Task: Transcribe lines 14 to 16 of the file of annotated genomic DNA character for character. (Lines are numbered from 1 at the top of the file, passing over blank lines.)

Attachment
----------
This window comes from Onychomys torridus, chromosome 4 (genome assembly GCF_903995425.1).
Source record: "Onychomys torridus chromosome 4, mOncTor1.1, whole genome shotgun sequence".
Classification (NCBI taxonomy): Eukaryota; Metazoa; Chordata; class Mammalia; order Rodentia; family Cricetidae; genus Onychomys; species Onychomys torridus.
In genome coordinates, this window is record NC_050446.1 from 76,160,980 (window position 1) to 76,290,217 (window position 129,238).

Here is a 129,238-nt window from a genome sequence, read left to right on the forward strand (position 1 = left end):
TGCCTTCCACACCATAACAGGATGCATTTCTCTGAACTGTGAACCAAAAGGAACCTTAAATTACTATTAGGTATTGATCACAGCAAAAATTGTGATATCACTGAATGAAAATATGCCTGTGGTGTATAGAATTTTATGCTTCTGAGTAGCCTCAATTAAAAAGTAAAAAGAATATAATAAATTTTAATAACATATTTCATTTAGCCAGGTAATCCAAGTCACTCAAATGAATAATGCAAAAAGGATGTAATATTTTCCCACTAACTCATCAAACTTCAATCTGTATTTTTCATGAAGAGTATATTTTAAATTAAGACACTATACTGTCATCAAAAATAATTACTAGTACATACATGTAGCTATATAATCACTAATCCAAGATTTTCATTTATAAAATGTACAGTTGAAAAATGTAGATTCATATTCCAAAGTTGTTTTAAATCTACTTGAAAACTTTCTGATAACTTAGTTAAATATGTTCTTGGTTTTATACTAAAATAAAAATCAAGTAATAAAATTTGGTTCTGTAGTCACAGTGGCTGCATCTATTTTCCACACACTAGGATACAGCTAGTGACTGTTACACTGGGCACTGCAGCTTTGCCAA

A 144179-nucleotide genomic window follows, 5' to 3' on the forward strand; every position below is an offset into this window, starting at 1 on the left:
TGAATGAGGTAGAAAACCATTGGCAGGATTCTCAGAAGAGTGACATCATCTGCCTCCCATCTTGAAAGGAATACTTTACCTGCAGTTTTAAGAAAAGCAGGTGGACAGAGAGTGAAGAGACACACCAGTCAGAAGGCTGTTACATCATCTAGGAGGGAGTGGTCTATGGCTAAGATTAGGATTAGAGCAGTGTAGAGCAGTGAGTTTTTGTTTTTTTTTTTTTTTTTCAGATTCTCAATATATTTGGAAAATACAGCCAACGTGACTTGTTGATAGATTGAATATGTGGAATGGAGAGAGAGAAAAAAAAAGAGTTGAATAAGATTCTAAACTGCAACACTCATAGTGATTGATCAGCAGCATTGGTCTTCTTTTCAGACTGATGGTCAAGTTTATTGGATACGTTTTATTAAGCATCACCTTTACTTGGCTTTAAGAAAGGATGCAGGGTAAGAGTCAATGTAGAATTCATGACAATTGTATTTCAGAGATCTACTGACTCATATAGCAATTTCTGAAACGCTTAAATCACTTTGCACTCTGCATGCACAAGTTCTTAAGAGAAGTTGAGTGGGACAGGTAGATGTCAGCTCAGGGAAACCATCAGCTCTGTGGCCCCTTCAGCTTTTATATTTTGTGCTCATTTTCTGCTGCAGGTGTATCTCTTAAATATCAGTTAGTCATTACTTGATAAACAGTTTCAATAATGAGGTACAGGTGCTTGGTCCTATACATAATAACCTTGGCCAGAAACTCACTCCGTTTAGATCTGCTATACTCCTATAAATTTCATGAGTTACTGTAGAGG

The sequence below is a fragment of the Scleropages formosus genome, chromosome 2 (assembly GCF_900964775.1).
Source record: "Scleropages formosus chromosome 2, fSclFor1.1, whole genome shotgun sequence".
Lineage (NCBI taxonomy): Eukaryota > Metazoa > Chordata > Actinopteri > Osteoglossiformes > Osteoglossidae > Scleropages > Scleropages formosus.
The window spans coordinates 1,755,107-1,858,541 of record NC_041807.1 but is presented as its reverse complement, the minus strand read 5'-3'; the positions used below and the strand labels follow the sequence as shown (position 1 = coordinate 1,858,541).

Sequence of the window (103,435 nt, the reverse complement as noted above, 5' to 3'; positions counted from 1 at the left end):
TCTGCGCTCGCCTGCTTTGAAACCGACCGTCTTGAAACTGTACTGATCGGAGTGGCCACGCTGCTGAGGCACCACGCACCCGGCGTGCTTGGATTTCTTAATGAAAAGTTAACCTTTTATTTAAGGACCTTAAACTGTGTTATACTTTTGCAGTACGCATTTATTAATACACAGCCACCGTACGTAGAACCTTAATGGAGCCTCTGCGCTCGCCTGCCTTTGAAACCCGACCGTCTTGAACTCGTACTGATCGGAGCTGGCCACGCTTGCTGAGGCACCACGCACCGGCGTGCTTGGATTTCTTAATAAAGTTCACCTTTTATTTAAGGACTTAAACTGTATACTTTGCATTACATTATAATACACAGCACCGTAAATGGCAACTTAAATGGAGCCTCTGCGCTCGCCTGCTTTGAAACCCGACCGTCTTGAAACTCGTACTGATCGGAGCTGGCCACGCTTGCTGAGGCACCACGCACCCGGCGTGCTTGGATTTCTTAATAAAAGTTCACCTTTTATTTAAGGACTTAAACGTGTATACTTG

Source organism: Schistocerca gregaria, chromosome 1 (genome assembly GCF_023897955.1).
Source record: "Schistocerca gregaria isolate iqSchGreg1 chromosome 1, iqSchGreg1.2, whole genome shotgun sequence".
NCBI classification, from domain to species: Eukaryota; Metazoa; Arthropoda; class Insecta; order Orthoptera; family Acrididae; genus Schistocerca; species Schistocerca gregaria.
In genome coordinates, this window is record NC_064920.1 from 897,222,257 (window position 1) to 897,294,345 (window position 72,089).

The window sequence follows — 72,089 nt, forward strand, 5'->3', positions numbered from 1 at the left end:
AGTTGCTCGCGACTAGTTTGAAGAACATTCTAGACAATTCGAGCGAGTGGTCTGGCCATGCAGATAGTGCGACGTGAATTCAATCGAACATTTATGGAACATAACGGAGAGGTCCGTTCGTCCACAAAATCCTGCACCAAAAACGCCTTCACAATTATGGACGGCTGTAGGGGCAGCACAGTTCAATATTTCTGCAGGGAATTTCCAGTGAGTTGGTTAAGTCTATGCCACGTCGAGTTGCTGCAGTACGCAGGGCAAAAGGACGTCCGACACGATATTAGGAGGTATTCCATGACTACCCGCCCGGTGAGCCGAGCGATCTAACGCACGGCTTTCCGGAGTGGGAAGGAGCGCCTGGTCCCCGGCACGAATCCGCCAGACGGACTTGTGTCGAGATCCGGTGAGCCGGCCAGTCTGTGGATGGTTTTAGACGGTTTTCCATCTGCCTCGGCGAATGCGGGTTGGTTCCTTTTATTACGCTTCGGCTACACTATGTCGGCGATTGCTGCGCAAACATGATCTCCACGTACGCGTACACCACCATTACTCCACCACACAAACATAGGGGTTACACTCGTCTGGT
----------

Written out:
TCTGCGCTCGCCTGCTTTGAAACCGACCGTCTTGAAACTGTACTGATCGGAGTGGCCACGCTGCTGAGGCACCACGCACCCGGCGTGCTTGGATTTCTTAATGAAAAGTTAACCTTTTATTTAAGGACCTTAAACTGTGTTATACTTTTGCAGTACGCATTTATTAATACACAGCCACCGTACGTAGAACCTTAATGGAGCCTCTGCGCTCGCCTGCCTTTGAAACCCGACCGTCTTGAACTCGTACTGATCGGAGCTGGCCACGCTTGCTGAGGCACCACGCACCGGCGTGCTTGGATTTCTTAATAAAGTTCACCTTTTATTTAAGGACTTAAACTGTATACTTTGCATTACATTATAATACACAGCACCGTAAATGGCAACTTAAATGGAGCCTCTGCGCTCGCCTGCTTTGAAACCCGACCGTCTTGAAACTCGTACTGATCGGAGCTGGCCACGCTTGCTGAGGCACCACGCACCCGGCGTGCTTGGATTTCTTAATAAAAGTTCACCTTTTATTTAAGGACTTAAACGTGTATACTTG

Source organism: Schistocerca gregaria, chromosome 1 (genome assembly GCF_023897955.1).
Source record: "Schistocerca gregaria isolate iqSchGreg1 chromosome 1, iqSchGreg1.2, whole genome shotgun sequence".